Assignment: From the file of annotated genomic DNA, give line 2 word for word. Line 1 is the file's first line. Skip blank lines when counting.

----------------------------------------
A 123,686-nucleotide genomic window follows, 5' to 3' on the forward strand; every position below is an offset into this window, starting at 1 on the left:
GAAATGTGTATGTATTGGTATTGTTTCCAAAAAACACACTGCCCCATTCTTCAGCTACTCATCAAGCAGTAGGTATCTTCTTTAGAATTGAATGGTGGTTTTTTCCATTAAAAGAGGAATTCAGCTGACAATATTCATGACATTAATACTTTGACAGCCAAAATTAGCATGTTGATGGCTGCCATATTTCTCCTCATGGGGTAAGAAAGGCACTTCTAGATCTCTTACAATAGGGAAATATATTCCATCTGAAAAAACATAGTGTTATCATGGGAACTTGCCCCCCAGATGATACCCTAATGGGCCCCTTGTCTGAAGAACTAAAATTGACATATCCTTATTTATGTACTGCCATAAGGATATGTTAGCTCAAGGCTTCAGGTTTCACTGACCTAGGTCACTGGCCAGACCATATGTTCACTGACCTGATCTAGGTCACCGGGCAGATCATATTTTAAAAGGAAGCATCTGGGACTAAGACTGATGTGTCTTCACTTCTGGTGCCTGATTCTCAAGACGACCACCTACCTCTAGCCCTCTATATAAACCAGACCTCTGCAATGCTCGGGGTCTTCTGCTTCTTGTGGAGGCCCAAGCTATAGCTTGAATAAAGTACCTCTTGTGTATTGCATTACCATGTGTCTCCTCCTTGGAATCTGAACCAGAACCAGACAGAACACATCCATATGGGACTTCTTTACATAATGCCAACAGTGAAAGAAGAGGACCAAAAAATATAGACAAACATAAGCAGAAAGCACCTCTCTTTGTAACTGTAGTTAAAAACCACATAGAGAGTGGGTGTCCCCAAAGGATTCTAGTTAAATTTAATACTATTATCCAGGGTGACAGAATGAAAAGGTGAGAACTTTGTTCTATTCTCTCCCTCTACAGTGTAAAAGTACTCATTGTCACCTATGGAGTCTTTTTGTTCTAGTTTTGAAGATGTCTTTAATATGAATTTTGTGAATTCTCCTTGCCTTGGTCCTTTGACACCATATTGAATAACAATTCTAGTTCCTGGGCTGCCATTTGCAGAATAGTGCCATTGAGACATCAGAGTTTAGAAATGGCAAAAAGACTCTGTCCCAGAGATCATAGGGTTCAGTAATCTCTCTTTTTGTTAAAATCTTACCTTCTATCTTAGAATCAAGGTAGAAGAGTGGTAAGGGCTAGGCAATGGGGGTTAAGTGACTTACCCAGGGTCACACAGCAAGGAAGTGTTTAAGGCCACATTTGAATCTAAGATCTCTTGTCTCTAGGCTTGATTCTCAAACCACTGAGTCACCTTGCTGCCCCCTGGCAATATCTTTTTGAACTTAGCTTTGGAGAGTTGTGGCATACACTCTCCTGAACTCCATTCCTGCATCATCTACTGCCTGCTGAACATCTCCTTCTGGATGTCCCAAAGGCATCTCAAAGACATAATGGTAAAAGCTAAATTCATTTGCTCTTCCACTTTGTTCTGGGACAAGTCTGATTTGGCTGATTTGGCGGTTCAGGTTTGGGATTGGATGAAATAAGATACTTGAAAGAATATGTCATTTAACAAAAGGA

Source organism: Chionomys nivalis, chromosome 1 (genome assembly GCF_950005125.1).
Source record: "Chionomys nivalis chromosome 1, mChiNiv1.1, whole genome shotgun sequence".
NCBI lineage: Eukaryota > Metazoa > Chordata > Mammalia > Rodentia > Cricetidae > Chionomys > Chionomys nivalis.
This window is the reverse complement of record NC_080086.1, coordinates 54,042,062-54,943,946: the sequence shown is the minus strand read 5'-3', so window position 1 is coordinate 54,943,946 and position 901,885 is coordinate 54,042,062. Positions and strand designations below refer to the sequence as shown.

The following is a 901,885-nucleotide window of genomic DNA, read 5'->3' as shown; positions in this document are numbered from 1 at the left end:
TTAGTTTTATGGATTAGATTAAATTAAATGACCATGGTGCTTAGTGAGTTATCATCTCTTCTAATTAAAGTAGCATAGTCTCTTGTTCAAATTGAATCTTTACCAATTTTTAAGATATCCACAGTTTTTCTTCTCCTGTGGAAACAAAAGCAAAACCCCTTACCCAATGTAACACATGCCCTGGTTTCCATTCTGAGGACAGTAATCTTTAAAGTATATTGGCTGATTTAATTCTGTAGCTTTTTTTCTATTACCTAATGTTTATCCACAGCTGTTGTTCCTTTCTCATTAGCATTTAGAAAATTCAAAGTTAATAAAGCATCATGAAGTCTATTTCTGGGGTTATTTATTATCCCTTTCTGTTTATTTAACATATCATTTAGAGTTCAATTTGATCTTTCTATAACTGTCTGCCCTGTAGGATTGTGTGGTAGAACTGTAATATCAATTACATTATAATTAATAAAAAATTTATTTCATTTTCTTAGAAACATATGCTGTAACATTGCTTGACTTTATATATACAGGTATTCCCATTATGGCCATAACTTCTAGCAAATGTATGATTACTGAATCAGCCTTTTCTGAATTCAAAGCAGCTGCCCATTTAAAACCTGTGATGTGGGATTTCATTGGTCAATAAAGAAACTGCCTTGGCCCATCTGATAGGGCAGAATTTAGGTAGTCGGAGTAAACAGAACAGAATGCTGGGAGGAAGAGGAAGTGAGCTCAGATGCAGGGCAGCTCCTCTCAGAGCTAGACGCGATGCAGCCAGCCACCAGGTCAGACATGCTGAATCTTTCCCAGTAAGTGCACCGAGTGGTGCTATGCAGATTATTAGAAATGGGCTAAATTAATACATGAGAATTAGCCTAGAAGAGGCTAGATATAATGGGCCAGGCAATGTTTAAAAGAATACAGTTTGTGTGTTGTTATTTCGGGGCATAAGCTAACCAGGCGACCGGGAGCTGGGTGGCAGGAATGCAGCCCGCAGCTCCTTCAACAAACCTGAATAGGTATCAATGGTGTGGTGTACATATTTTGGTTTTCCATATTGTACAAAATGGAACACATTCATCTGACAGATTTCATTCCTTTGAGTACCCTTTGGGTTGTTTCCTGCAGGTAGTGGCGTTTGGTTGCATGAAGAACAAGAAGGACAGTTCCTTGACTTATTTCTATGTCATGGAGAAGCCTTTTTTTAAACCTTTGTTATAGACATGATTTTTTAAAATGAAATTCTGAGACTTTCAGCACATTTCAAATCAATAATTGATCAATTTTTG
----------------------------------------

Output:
GAAATGTGTATGTATTGGTATTGTTTCCAAAAAACACACTGCCCCATTCTTCAGCTACTCATCAAGCAGTAGGTATCTTCTTTAGAATTGAATGGTGGTTTTTTCCATTAAAAGAGGAATTCAGCTGACAATATTCATGACATTAATACTTTGACAGCCAAAATTAGCATGTTGATGGCTGCCATATTTCTCCTCATGGGGTAAGAAAGGCACTTCTAGATCTCTTACAATAGGGAAATATATTCCATCTGAAAAAACATAGTGTTATCATGGGAACTTGCCCCCCAGATGATACCCTAATGGGCCCCTTGTCTGAAGAACTAAAATTGACATATCCTTATTTATGTACTGCCATAAGGATATGTTAGCTCAAGGCTTCAGGTTTCACTGACCTAGGTCACTGGCCAGACCATATGTTCACTGACCTGATCTAGGTCACCGGGCAGATCATATTTTAAAAGGAAGCATCTGGGACTAAGACTGATGTGTCTTCACTTCTGGTGCCTGATTCTCAAGACGACCACCTACCTCTAGCCCTCTATATAAACCAGACCTCTGCAATGCTCGGGGTCTTCTGCTTCTTGTGGAGGCCCAAGCTATAGCTTGAATAAAGTACCTCTTGTGTATTGCATTACCATGTGTCTCCTCCTTGGAATCTGAACCAGAACCAGACAGAACACATCCATATGGGACTTCTTTACATAATGCCAACAGTGAAAGAAGAGGACCAAAAAATATAGACAAACATAAGCAGAAAGCACCTCTCTTTGTAACTGTAGTTAAAAACCACATAGAGAGTGGGTGTCCCCAAAGGATTCTAGTTAAATTTAATACTATTATCCAGGGTGACAGAATGAAAAGGTGAGAACTTTGTTCTATTCTCTCCCTCTACAGTGTAAAAGTACTCATTGTCACCTATGGAGTCTTTTTGTTCTAGTTTTGAAGATGTCTTTAATATGAATTTTGTGAATTCTCCTTGCCTTGGTCCTTTGACACCATATTGAATAACAATTCTAGTTCCTGGGCTGCCATTTGCAGAATAGTGCCATTGAGACATCAGAGTTTAGAAATGGCAAAAAGACTCTGTCCCAGAGATCATAGGGTTCAGTAATCTCTCTTTTTGTTAAAATCTTACCTTCTATCTTAGAATCAAGGTAGAAGAGTGGTAAGGGCTAGGCAATGGGGGTTAAGTGACTTACCCAGGGTCACACAGCAAGGAAGTGTTTAAGGCCACATTTGAATCTAAGATCTCTTGTCTCTAGGCTTGATTCTCAAACCACTGAGTCACCTTGCTGCCCCCTGGCAATATCTTTTTGAACTTAGCTTTGGAGAGTTGTGGCATACACTCTCCTGAACTCCATTCCTGCATCATCTACTGCCTGCTGAACATCTCCTTCTGGATGTCCCAAAGGCATCTCAAAGACATAATGGTAAAAGCTAAATTCATTTGCTCTTCCACTTTGTTCTGGGACAAGTCTGATTTGGCTGATTTGGCGGTTCAGGTTTGGGATTGGATGAAATAAGATACTTGAAAGAATATGTCATTTAACAAAAGGA